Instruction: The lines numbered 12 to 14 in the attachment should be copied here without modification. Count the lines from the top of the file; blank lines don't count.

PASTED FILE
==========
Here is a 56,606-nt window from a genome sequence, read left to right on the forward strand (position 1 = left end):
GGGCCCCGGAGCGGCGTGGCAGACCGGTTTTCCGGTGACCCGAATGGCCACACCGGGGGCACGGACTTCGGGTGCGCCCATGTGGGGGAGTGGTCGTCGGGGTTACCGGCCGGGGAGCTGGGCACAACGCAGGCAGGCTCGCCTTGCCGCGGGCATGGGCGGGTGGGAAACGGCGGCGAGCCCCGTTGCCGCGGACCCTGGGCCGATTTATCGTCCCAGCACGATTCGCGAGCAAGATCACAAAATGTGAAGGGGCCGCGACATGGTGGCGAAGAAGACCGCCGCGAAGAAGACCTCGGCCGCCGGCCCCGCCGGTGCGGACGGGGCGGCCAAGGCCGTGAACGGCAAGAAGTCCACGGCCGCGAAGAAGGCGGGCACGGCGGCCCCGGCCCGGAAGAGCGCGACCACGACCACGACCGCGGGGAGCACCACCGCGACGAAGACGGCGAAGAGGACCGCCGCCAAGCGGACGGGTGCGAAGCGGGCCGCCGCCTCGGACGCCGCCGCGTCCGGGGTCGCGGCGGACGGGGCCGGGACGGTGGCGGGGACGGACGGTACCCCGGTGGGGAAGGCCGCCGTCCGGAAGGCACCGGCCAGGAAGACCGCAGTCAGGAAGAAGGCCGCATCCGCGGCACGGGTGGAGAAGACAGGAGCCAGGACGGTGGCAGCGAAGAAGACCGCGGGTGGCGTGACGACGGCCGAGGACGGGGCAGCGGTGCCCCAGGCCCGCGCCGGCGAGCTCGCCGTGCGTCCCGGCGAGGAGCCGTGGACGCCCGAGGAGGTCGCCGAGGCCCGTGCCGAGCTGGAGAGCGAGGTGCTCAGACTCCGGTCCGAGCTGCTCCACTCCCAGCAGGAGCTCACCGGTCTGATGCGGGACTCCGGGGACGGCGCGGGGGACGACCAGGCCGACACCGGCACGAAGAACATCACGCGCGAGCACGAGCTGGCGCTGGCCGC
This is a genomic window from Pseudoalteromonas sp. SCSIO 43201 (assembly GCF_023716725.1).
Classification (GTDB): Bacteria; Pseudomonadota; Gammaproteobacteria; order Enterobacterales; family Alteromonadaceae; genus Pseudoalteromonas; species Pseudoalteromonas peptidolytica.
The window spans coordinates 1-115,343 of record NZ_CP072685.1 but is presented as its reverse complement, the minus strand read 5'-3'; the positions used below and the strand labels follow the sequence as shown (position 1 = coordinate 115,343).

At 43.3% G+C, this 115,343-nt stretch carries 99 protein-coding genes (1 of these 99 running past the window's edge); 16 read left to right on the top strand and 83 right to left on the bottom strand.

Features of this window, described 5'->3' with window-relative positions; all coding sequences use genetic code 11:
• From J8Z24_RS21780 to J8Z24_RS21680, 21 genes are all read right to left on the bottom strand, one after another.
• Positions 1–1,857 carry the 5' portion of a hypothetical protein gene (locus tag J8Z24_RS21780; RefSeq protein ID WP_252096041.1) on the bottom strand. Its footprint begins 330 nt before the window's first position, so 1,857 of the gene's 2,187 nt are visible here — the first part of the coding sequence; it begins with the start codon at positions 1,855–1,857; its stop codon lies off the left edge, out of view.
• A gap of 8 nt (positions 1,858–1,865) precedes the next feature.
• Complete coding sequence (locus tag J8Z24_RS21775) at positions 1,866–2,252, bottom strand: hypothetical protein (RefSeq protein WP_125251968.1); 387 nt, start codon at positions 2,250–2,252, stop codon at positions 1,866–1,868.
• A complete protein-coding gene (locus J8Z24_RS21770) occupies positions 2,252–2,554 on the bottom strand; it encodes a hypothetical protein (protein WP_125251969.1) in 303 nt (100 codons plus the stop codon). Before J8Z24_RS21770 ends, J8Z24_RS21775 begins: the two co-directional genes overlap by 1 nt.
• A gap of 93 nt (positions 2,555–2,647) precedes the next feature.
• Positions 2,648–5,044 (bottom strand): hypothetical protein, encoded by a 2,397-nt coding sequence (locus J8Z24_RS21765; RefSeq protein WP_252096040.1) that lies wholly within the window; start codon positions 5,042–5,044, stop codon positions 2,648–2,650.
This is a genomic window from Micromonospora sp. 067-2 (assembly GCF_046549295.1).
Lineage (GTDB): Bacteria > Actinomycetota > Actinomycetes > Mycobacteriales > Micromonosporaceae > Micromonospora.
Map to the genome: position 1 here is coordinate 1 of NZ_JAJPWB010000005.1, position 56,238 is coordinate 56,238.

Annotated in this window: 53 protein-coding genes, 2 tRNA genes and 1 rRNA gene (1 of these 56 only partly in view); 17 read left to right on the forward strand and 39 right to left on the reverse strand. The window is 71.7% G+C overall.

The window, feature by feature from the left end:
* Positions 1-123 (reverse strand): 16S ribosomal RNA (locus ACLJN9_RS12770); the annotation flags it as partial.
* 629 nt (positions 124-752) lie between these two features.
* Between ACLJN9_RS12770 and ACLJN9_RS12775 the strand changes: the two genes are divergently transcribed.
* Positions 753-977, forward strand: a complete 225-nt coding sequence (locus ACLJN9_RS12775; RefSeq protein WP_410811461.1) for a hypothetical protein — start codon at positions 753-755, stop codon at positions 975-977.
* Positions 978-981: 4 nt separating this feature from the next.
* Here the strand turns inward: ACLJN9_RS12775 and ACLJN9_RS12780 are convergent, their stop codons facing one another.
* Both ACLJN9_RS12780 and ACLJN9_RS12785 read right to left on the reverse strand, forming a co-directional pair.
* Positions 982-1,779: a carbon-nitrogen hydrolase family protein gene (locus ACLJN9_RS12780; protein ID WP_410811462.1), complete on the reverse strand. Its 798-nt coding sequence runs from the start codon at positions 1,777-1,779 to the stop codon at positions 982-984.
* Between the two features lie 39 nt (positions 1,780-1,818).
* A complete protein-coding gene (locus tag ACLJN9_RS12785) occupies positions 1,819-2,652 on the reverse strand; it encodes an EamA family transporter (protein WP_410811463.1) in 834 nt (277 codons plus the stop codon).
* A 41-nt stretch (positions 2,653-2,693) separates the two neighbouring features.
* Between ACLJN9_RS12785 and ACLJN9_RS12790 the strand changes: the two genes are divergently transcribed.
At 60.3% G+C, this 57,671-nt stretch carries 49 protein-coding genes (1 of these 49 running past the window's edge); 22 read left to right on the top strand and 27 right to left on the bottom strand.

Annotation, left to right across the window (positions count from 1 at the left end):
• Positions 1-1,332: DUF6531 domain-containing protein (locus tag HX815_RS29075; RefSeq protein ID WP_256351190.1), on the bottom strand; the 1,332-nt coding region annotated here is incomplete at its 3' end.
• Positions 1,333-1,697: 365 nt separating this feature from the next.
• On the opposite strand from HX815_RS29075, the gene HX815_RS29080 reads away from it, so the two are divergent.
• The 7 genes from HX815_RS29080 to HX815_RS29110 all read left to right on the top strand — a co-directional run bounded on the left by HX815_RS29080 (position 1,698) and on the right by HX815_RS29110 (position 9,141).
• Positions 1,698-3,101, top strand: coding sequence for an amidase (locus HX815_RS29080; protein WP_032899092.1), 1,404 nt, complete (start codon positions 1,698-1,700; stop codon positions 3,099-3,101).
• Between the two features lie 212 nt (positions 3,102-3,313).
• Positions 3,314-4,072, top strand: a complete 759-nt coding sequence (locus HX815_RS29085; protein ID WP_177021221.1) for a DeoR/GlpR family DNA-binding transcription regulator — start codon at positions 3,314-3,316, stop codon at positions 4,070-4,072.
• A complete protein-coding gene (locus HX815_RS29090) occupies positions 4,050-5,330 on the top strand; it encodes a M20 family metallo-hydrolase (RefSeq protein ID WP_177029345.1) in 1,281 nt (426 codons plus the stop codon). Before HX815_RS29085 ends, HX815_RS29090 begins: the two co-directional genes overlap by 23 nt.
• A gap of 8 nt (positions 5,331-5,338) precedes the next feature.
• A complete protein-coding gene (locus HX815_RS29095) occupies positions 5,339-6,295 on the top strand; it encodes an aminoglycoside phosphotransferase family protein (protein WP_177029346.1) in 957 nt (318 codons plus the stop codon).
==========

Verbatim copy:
• A complete protein-coding gene (locus J8Z24_RS21770) occupies positions 2,252–2,554 on the bottom strand; it encodes a hypothetical protein (protein WP_125251969.1) in 303 nt (100 codons plus the stop codon). Before J8Z24_RS21770 ends, J8Z24_RS21775 begins: the two co-directional genes overlap by 1 nt.
• A gap of 93 nt (positions 2,555–2,647) precedes the next feature.
• Positions 2,648–5,044 (bottom strand): hypothetical protein, encoded by a 2,397-nt coding sequence (locus J8Z24_RS21765; RefSeq protein WP_252096040.1) that lies wholly within the window; start codon positions 5,042–5,044, stop codon positions 2,648–2,650.